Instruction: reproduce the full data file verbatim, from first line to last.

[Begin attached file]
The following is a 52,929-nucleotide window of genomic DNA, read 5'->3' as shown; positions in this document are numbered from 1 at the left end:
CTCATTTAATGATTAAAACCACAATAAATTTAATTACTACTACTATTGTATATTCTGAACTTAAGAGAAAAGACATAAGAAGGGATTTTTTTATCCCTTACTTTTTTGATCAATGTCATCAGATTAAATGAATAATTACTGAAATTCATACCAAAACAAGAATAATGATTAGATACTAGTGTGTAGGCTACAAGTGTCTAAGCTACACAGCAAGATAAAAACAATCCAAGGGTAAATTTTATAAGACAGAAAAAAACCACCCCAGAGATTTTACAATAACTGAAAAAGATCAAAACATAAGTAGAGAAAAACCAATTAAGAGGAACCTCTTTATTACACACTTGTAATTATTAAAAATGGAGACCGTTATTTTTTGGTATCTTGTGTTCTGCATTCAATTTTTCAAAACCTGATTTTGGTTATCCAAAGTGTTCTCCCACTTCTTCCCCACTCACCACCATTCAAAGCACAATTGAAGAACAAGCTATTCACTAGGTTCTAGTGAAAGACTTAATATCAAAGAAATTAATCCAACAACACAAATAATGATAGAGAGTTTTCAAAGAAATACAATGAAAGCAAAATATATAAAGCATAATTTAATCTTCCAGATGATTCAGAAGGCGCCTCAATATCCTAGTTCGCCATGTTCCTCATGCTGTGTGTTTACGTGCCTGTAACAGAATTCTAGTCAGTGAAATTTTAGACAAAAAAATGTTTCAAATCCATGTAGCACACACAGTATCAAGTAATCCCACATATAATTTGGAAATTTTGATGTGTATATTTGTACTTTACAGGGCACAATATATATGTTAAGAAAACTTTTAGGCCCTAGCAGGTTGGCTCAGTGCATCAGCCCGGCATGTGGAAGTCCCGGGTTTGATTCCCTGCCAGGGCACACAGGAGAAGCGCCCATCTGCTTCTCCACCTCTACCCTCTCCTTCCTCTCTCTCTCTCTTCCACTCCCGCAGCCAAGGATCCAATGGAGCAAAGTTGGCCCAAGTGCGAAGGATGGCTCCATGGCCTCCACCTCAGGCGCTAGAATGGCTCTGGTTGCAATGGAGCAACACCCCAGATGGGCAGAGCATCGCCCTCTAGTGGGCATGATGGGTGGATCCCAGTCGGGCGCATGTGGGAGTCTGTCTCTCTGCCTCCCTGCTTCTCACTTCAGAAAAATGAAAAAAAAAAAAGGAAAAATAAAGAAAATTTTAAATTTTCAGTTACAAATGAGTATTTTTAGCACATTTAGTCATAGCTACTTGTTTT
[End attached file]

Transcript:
The following is a 52,929-nucleotide window of genomic DNA, read 5'->3' as shown; positions in this document are numbered from 1 at the left end:
CTCATTTAATGATTAAAACCACAATAAATTTAATTACTACTACTATTGTATATTCTGAACTTAAGAGAAAAGACATAAGAAGGGATTTTTTTATCCCTTACTTTTTTGATCAATGTCATCAGATTAAATGAATAATTACTGAAATTCATACCAAAACAAGAATAATGATTAGATACTAGTGTGTAGGCTACAAGTGTCTAAGCTACACAGCAAGATAAAAACAATCCAAGGGTAAATTTTATAAGACAGAAAAAAACCACCCCAGAGATTTTACAATAACTGAAAAAGATCAAAACATAAGTAGAGAAAAACCAATTAAGAGGAACCTCTTTATTACACACTTGTAATTATTAAAAATGGAGACCGTTATTTTTTGGTATCTTGTGTTCTGCATTCAATTTTTCAAAACCTGATTTTGGTTATCCAAAGTGTTCTCCCACTTCTTCCCCACTCACCACCATTCAAAGCACAATTGAAGAACAAGCTATTCACTAGGTTCTAGTGAAAGACTTAATATCAAAGAAATTAATCCAACAACACAAATAATGATAGAGAGTTTTCAAAGAAATACAATGAAAGCAAAATATATAAAGCATAATTTAATCTTCCAGATGATTCAGAAGGCGCCTCAATATCCTAGTTCGCCATGTTCCTCATGCTGTGTGTTTACGTGCCTGTAACAGAATTCTAGTCAGTGAAATTTTAGACAAAAAAATGTTTCAAATCCATGTAGCACACACAGTATCAAGTAATCCCACATATAATTTGGAAATTTTGATGTGTATATTTGTACTTTACAGGGCACAATATATATGTTAAGAAAACTTTTAGGCCCTAGCAGGTTGGCTCAGTGCATCAGCCCGGCATGTGGAAGTCCCGGGTTTGATTCCCTGCCAGGGCACACAGGAGAAGCGCCCATCTGCTTCTCCACCTCTACCCTCTCCTTCCTCTCTCTCTCTCTTCCACTCCCGCAGCCAAGGATCCAATGGAGCAAAGTTGGCCCAAGTGCGAAGGATGGCTCCATGGCCTCCACCTCAGGCGCTAGAATGGCTCTGGTTGCAATGGAGCAACACCCCAGATGGGCAGAGCATCGCCCTCTAGTGGGCATGATGGGTGGATCCCAGTCGGGCGCATGTGGGAGTCTGTCTCTCTGCCTCCCTGCTTCTCACTTCAGAAAAATGAAAAAAAAAAAAGGAAAAATAAAGAAAATTTTAAATTTTCAGTTACAAATGAGTATTTTTAGCACATTTAGTCATAGCTACTTGTTTT